Sunday morning, seven hours after arriving home from a late-night hang-out with my two best friends, I was awakened by Daddy’s bustling around the house and the low burble and beeping of the weather radio. I closed my eyes tightly and hoped that the weather report would spare me of Sunday work – especially on the day of my graduation from high school.
I was not surprised, however, when Mommy’s footsteps softly reverberated toward my bedroom and, moments later, my fate was pronounced. “Sweet potatoes need planting before the rains,” she explained, and I mumbled a reply before tossing up the covers to get dressed.
After my usual morning routine of giving feed and water to fourteen high-energy chickens, followed by doing the same to the ever-maturing group of peeping pullets in their shed, I pulled on my sombrero to slip my way down the gravel path to the Bottom Field.
There, Koko sped toward me, tail wagging in exhilaration. When I looked up from scratching her belly, I saw Val and Brian – two of our farm apprentices for this season – and Mommy digging with shovels in the kale section up ahead.
We had transplanted green, red and Italian kale there a few weeks before, but the continuous rains ever since had left the soil so soggy and saturated at one end that the plants, starved of oxygen to their new roots, had died or had been stunted. Daddy said it was the first time he had seen plants grow smaller after transplanting rather than larger.
The wetter side had been massacred, leaving no option but a till-in and another planting from scratch, but the other three-fourths had been sprinkled with destruction. Daddy was walking up and down the rows, pushing in stakes next to plants he deemed too weak to survive.
I grabbed a shovel and following specific instructions, found a stake and dug a hole there. Then I found a healthy-looking kale from the extras planted in the middle of two rows in a bed of the same kind, and dug it up, making sure not to slice through the roots. The difficult part was making sure dirt stayed around the root when transplanting so that the connections between the roots and the soil would stay intact and make it easier for the plant to adjust to its new environment. Too often the dirt seemed unable to resist crumbling off during the move.
After laying the kale in, I snatched up clumps of dirt and crushed them in my palm, repeating until the gaping hole was full to the brim. My favorite part then followed – I got up on my feet to walk in a circle around the plant, firming it into the ground. The indent would also help to collect rain water.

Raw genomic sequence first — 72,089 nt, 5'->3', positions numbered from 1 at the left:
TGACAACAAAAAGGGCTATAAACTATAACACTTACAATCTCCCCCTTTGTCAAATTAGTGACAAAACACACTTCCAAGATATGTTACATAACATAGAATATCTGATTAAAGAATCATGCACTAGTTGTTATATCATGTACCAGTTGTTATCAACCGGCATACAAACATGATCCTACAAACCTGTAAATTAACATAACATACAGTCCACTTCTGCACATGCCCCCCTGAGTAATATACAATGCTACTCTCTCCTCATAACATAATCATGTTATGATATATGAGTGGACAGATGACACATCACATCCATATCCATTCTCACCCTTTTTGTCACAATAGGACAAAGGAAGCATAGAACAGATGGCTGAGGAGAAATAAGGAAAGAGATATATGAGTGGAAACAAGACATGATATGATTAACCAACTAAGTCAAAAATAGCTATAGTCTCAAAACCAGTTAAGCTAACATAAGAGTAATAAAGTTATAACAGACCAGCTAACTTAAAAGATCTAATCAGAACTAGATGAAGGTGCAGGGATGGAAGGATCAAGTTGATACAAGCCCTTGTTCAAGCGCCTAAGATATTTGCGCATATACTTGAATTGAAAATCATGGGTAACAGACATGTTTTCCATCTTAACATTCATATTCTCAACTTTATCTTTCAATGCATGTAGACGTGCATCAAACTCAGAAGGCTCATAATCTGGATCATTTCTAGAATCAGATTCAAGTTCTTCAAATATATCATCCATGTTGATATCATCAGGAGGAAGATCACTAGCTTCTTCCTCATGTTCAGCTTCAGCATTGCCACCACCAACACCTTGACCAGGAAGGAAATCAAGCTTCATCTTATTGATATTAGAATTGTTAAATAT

As the sun followed its daily trail up, the air increased its temperature and humidity. I was glad when my brother Asa arrived after doing cattle chores (a favor for Grandpa while he and Grandma visit Uncle Fred and Aunt Odette’s newborn girl, Chenoa, in Oregon) – one more helping hand made all the difference.
But still, the line of stakes seemed never ending, and I was quickly succumbing to exhaustion and hunger. The newly transplanted kale gradually wilted in the penetrating sun, so Daddy sent Brian up to the well to fill buckets with water. My energy from eating only a banana for breakfast diminished with every press of my foot on the shovel. I began to wonder if we would be done in time for my graduation ceremony.
Past noon, we had moved from green to red to Italian kale and things were finally wrapping up. Brian stayed to finish splashing the plants with much-needed water, but the rest of us followed Daddy to the middle of the Bottom Field, where five long tilled beds were waiting to be filled with sweet potato plants.
Daddy demonstrated how to grab the top of the plant with one hand and the root with the other, and hold it sideways to slip into the soil at an angle, the root farthest south. Then he used his knuckles to pound down the long root and in around the plant. “One foot in between plants,” he finished, and we were off.
Planting sweet potatoes was a quick and easy task – a huge relief from the kale transplanting. Not only does Daddy’s method cut down on time, but since sweet potatoes take up so much space with their vines, they are planted only in the middle of the bed, meaning only one row, compared to the usual three, per bed.
Those long rows that looked so un-compromising before were being finished in record time. We were almost done when I realized that I only had an hour before I needed to leave the house for the ceremony—and I was filthy and time was ticking. The wind was picking up speed now, and as I speed-walked up the steep hill to the house, I felt the first drops of rain fall from the black, rumbling storm clouds.
I showered at what I thought was a fast and furious pace, which was quickly disproved by Asa’s pounding on the bathroom door: “We all need to shower, too!” Then I slipped on my graduation dress, covered it with the white gown and messed with my hair a bit before running into the kitchen to eat another banana.
The kitchen windows revealed how dark the sky had turned and wind whistled through the house. At the same time I hoped for rain, to give those sweet potatoes and kale a drink of life, I desired a rain-less afternoon so that the graduation could be held outside.
Minutes later, my family had undergone a magical transformation from dirt-covered button-down shirts and muddy jeans to dress shirts and pants. We piled into the car just as hail began to sail down, followed by a dumping of rain.
By the time we arrived at the high school, the rain had trickled down to a few drops. I ran in, a couple minutes late, to meet my friends for before-graduation pictures and I’m-never-going-to-see-you-again hugs, knowing that thanks to the unpredictable Illinois weather, I had been graced with an unforgettable graduation morning.